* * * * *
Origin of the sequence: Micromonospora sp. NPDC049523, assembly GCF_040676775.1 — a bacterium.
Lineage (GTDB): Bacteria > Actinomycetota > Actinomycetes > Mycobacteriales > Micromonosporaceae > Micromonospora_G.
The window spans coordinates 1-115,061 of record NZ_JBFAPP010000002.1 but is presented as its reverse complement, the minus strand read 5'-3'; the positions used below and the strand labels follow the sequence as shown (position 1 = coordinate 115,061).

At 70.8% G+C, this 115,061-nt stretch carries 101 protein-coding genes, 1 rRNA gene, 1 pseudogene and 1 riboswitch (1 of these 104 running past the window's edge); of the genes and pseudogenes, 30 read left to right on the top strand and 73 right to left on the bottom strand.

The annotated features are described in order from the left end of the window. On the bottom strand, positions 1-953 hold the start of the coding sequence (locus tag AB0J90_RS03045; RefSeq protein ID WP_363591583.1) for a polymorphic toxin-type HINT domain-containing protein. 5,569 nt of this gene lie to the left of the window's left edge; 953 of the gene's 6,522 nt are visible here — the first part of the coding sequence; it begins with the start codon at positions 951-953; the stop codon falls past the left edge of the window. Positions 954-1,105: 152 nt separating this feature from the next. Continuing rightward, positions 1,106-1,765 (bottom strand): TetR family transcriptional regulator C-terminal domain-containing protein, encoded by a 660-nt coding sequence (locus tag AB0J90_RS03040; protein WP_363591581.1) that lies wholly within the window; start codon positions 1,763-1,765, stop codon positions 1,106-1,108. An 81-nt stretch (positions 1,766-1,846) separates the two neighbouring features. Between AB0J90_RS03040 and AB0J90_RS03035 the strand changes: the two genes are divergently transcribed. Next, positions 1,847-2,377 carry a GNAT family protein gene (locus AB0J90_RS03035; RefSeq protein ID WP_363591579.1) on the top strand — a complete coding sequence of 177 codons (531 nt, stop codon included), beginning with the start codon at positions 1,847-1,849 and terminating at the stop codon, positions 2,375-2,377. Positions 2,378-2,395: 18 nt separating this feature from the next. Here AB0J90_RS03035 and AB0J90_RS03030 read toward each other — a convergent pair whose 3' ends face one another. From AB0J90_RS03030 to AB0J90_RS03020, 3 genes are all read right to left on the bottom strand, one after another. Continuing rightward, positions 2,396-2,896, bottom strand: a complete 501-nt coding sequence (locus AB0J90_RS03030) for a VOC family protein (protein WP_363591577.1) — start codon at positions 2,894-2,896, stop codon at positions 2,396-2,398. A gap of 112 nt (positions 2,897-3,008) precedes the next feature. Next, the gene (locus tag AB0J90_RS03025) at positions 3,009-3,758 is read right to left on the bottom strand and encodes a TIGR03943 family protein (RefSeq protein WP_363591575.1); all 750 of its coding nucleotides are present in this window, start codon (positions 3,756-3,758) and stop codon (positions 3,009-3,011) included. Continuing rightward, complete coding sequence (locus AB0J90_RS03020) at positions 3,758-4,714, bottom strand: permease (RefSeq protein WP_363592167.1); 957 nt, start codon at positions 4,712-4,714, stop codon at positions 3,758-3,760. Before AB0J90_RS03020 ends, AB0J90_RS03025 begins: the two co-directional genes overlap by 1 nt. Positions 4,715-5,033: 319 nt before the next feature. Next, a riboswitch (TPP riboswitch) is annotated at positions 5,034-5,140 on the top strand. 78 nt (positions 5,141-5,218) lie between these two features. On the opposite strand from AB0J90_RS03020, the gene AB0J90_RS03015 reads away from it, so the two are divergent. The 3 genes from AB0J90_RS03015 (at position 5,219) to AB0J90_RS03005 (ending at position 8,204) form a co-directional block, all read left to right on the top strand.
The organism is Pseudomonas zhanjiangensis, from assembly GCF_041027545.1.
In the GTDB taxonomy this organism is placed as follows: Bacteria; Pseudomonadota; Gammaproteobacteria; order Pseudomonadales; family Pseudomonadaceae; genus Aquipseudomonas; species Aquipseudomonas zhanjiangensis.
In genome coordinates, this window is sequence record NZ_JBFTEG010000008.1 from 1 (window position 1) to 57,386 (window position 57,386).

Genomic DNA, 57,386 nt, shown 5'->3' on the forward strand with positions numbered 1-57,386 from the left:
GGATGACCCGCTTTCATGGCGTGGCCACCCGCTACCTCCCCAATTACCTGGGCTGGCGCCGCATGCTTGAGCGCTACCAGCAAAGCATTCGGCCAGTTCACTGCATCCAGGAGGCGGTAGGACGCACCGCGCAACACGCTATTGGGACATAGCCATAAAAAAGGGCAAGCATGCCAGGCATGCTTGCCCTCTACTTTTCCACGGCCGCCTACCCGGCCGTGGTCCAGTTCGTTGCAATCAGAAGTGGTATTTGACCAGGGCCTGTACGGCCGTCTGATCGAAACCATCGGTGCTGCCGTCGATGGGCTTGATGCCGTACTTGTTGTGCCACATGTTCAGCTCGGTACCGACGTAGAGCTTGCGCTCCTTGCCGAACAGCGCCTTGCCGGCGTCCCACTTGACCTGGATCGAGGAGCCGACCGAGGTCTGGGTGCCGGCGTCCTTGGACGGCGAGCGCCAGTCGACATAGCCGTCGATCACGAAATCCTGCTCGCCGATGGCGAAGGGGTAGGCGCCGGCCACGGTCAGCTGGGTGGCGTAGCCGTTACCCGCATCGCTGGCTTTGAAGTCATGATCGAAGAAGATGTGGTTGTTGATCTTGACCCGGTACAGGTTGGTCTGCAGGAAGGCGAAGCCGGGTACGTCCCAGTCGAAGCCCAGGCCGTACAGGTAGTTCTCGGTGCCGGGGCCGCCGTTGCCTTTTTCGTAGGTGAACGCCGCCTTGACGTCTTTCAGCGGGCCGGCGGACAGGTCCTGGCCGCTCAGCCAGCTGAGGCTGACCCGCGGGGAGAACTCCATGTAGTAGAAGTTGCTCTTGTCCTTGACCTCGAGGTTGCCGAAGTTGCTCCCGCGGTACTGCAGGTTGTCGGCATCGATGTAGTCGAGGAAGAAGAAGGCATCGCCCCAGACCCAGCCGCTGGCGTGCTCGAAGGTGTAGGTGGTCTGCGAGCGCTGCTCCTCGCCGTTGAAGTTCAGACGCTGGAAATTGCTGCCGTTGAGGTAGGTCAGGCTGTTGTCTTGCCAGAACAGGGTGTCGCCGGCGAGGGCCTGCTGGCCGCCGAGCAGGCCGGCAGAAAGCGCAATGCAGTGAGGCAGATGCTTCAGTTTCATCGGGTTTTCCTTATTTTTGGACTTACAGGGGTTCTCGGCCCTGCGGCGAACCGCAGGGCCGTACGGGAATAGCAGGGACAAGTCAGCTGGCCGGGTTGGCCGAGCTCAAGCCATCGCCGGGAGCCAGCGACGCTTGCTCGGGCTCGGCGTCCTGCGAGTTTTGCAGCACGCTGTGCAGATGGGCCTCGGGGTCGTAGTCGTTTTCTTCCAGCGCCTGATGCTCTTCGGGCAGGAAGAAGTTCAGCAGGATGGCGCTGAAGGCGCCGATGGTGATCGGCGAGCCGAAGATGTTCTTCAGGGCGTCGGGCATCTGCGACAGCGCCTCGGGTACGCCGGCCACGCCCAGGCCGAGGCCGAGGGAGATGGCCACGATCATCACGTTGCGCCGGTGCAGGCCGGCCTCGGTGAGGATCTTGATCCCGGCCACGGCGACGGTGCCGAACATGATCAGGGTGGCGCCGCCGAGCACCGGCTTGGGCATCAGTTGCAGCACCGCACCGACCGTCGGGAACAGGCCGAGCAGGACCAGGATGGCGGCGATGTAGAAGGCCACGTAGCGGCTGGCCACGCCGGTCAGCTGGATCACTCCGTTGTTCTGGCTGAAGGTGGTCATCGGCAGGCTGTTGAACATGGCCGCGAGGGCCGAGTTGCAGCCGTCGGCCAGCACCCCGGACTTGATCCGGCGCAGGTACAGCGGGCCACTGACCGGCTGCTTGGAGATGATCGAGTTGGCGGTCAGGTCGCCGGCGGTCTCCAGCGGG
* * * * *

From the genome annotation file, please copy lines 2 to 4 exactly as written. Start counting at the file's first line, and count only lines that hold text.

Lineage (GTDB): Bacteria > Actinomycetota > Actinomycetes > Mycobacteriales > Micromonosporaceae > Micromonospora_G.
The window spans coordinates 1-115,061 of record NZ_JBFAPP010000002.1 but is presented as its reverse complement, the minus strand read 5'-3'; the positions used below and the strand labels follow the sequence as shown (position 1 = coordinate 115,061).

At 70.8% G+C, this 115,061-nt stretch carries 101 protein-coding genes, 1 rRNA gene, 1 pseudogene and 1 riboswitch (1 of these 104 running past the window's edge); of the genes and pseudogenes, 30 read left to right on the top strand and 73 right to left on the bottom strand.